At first Luce Irigaray looked to her clinical practice, to the cries of 
madness, to escape from philosophy. She then realized that she was 
escaping from philosophy, and yet not, all along, that Nietzsche, Freud, 
Lacan, Bataille, Blanchot, Klossowski...all were ways of escaping from 



Luce Irigaray, "Women, the Sacred, Money, in Sexes and Genealogies, 76. 
Luce Irigaray, "The Question of the Other," in Another Look, Another Woman: Retranslations of 
French Feminism, 13. 

63 



and remaining within. In Bataille's violence, in Blanchot's insidious, 
disturbing sweetness, in Klossowski's spirals, there was something that, 
while setting out from philosophy, brought it into play and into question, 
emerged from it, then went back into it: something like Klossowski's 
theory of breathing is bound up with, knotted within, thread upon thread, 
the whole of western philosophy. And then by the presentation, the 
formulation, the way in which it functions, it completely emerges from it.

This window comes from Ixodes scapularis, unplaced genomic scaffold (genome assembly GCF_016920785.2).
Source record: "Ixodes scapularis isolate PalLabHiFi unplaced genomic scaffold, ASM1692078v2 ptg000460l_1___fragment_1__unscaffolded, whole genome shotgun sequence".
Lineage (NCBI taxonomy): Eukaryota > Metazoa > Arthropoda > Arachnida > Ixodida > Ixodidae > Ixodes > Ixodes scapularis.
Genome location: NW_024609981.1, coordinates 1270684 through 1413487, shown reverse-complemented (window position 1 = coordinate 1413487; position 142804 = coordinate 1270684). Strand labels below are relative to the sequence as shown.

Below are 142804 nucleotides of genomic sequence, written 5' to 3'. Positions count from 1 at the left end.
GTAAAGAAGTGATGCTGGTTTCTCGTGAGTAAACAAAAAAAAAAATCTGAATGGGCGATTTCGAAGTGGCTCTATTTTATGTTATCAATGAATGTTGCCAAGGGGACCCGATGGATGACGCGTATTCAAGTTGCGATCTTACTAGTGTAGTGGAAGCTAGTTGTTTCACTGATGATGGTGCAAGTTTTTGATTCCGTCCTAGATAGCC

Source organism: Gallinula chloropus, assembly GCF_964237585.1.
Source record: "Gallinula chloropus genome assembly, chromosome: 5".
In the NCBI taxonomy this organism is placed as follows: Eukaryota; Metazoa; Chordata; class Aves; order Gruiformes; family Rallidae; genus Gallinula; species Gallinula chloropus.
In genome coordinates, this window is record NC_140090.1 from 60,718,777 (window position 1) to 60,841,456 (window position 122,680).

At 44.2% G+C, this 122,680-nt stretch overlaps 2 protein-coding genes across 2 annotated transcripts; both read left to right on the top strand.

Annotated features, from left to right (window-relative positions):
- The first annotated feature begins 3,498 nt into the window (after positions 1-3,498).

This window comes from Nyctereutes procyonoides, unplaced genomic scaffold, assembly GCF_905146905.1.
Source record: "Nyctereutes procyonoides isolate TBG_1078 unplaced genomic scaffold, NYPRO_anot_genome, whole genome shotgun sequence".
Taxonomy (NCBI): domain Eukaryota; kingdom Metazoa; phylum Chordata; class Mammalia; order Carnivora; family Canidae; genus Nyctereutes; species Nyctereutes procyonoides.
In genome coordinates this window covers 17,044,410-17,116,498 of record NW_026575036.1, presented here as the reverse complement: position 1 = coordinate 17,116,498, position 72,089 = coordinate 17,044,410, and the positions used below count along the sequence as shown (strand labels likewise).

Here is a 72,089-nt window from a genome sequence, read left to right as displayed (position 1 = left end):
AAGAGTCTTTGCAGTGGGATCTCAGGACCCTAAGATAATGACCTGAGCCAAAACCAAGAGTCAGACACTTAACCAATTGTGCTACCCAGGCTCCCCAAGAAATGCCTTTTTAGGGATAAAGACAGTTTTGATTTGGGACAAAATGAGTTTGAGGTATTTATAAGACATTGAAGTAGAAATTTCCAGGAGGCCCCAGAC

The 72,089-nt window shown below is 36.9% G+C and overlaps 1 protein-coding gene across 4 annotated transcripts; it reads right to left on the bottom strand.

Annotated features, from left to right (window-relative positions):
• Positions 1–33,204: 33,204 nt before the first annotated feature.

Luce Irigaray discovered that such exits and entrances through the very 
wall of philosophy made permeable - and thus, in the end, derisory - the 
frontier between the philosophical and the non-philosophical, and then 
enacted that permeability in her practice and her writing. 

Theology and theory come together as striptease, as a mutual 
unmasking. "Belief is safe only if that in which or in whom the assembly 
communes or communicates is subject to concealment." 106 Theory 
threatens theology; theology decimates theory. And yet they are mutually 
implicated. Lacan writes, "here is the God of the philosophers, displaced 
from his latency even in theory. Theoria, might that not be the place in the 
world for the theo-logy?" 107 The subject-supposed-to-know is "God 
Himself," a reflection in which the knowledge of consciousness 



Luce Irigaray, "Belief Itself," in Sexes and Genealogies, 27. 
107 Jacques Lacan, "La Meprise du sujet suppose savoir," in Scilicet, no. 1 (1968), 39. 



64 



contemplates itself - ghost, memory, dream of power, of potency, trance 
induced by the mirror's narcissistic, self-deluding trick. The subject-